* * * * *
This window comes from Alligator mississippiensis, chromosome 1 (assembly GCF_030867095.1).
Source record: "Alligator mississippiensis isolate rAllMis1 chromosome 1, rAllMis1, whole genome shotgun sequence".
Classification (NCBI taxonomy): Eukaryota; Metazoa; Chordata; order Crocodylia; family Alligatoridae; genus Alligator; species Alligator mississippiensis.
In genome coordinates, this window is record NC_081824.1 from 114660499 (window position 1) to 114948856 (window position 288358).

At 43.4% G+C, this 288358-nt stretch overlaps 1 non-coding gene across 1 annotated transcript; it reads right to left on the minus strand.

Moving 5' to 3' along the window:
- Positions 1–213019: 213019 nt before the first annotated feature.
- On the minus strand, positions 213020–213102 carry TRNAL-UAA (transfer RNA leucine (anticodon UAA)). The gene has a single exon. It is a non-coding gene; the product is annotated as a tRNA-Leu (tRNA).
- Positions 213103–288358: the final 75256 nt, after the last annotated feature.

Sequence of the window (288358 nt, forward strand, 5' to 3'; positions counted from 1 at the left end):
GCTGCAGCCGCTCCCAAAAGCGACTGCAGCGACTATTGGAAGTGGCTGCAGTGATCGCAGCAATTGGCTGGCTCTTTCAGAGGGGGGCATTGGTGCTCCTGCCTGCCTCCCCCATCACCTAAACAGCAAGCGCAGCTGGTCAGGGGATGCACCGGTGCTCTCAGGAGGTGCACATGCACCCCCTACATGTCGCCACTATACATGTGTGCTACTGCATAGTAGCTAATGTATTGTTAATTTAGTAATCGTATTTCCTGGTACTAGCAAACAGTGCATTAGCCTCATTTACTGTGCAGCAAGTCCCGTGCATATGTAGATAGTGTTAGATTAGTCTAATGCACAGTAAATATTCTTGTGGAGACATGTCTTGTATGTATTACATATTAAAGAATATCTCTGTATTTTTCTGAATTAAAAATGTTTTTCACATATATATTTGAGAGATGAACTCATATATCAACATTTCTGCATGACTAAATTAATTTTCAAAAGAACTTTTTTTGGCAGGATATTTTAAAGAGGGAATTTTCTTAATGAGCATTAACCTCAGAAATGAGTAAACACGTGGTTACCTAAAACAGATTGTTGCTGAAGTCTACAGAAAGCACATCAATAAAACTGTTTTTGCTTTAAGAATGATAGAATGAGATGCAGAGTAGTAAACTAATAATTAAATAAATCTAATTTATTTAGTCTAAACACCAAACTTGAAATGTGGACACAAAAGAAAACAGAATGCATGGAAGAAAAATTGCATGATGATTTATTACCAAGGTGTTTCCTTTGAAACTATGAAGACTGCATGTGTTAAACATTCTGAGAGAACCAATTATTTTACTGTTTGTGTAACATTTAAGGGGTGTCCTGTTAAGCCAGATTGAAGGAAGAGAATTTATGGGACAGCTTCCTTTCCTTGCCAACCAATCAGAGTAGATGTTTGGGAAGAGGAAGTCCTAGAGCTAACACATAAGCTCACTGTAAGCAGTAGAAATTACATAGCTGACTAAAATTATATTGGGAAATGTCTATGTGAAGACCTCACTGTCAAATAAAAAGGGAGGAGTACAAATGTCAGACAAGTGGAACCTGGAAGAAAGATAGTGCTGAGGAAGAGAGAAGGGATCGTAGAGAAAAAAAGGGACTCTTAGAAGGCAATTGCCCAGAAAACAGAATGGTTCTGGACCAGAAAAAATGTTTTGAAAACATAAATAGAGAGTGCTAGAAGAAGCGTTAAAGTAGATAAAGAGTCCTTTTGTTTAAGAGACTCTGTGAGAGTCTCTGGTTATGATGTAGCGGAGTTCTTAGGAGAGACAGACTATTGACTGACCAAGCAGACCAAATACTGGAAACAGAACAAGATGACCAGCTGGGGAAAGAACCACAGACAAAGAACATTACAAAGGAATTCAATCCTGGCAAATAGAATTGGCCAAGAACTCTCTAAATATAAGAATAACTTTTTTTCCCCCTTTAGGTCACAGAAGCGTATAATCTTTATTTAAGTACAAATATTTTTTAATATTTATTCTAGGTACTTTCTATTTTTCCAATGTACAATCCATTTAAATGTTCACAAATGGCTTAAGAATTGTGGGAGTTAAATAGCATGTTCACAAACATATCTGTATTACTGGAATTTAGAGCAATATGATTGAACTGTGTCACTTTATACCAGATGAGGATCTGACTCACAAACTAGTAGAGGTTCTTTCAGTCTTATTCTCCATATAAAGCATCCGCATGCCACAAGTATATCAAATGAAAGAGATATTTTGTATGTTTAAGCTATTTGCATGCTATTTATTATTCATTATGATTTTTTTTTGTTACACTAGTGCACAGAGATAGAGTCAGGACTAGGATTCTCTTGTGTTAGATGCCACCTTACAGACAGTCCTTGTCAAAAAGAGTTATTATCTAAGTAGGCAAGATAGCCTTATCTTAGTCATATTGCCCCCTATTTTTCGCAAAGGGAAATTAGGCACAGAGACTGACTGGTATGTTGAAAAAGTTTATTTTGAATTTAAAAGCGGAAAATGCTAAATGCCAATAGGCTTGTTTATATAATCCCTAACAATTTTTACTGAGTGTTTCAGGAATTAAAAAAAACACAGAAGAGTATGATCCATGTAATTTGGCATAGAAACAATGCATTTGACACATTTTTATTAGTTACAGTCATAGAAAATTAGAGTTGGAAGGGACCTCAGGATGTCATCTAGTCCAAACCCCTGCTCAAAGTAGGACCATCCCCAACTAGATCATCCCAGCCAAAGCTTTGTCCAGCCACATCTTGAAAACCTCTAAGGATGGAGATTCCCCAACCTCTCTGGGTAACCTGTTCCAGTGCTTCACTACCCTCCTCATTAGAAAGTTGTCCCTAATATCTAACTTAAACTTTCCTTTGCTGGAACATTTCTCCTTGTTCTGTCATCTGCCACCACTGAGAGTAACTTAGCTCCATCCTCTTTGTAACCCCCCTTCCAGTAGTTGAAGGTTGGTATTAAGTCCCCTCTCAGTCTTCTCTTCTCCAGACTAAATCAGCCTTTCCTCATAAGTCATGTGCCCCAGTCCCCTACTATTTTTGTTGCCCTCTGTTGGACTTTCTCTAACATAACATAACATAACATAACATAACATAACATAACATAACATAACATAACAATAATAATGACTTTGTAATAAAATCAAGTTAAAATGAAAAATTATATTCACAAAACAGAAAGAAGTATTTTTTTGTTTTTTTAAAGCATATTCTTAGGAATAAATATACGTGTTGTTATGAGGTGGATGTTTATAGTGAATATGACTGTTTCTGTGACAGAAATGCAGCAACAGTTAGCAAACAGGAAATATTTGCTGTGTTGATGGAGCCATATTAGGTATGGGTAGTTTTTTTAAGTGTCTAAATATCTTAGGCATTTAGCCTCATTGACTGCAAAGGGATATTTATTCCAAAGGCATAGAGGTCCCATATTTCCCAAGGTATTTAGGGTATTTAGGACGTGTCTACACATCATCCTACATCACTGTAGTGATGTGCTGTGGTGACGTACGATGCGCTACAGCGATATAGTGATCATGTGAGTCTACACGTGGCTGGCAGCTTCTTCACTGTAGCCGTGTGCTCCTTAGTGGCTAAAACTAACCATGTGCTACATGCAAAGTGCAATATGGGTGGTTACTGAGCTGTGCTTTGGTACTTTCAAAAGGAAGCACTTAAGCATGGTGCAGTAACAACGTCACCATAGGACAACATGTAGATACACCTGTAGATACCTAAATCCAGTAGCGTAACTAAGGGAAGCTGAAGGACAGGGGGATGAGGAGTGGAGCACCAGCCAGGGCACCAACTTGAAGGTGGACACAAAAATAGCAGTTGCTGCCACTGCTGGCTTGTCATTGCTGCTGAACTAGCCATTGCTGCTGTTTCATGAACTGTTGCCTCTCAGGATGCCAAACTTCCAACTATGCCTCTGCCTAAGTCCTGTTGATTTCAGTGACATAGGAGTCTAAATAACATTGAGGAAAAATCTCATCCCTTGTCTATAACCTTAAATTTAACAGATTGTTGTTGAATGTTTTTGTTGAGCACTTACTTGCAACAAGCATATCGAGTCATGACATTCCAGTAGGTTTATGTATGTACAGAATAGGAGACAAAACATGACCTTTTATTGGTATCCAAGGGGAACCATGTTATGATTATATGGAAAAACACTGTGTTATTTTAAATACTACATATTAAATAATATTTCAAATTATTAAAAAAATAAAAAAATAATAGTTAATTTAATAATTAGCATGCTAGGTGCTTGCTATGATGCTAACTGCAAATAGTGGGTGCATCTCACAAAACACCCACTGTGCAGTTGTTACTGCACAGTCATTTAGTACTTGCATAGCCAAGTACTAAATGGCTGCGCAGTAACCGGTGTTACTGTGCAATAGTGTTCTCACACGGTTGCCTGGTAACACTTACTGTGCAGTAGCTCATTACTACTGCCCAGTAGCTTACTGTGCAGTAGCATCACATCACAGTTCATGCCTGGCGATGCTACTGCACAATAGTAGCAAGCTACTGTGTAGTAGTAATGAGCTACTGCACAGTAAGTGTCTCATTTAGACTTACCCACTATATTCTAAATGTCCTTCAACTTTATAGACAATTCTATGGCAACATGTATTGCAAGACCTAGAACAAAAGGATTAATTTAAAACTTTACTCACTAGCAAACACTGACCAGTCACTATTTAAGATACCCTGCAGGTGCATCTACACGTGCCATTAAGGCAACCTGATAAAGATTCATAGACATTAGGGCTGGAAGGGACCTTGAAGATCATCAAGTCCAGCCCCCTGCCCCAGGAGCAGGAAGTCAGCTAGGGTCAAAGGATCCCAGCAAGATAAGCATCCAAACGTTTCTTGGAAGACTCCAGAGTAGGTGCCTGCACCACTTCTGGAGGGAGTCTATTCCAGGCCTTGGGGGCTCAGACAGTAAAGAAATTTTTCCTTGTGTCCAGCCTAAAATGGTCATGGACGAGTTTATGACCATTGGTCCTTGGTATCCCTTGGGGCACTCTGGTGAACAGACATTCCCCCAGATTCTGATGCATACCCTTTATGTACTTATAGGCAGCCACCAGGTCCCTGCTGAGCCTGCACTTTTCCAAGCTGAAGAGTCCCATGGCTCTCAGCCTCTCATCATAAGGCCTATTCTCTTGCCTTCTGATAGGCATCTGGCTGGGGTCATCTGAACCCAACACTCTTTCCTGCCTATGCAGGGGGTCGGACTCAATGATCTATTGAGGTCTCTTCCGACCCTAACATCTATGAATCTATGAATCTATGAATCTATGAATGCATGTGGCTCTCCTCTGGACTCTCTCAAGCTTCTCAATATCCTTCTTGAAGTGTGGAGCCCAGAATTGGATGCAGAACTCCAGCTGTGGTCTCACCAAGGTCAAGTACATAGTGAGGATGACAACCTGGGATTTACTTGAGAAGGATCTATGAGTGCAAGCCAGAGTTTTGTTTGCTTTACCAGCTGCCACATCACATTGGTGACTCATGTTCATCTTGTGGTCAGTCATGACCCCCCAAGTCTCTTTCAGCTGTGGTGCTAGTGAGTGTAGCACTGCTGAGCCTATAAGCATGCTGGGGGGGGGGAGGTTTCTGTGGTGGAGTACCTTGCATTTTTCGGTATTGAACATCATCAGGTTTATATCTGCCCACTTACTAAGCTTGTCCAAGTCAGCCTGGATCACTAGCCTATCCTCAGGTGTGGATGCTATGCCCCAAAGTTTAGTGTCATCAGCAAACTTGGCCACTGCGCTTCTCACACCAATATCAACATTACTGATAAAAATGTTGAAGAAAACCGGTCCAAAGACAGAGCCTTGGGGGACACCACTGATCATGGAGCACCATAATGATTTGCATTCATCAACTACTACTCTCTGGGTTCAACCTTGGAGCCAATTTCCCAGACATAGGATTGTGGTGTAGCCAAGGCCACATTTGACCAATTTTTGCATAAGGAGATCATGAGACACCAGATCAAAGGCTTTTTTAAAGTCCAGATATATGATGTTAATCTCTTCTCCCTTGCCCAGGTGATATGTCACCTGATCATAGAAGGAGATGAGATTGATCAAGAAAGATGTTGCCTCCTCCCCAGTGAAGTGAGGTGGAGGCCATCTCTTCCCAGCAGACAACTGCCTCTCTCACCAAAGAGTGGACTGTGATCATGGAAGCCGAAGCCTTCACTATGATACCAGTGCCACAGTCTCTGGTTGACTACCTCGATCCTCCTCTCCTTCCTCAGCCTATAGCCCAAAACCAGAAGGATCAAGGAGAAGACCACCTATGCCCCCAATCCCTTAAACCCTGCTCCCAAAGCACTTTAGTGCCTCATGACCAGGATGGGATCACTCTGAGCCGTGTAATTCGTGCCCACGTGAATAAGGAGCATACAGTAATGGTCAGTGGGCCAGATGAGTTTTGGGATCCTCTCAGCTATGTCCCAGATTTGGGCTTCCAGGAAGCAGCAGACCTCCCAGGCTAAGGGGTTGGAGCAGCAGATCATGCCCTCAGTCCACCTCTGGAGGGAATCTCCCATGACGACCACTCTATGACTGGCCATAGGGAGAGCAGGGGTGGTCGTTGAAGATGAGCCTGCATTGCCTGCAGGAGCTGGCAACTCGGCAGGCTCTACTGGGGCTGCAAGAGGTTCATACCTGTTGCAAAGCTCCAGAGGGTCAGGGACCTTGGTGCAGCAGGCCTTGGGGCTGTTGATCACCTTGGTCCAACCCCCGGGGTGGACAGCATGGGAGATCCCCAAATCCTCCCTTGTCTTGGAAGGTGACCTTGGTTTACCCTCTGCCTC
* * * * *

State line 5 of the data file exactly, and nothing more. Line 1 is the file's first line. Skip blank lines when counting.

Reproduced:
At 43.4% G+C, this 288358-nt stretch overlaps 1 non-coding gene across 1 annotated transcript; it reads right to left on the minus strand.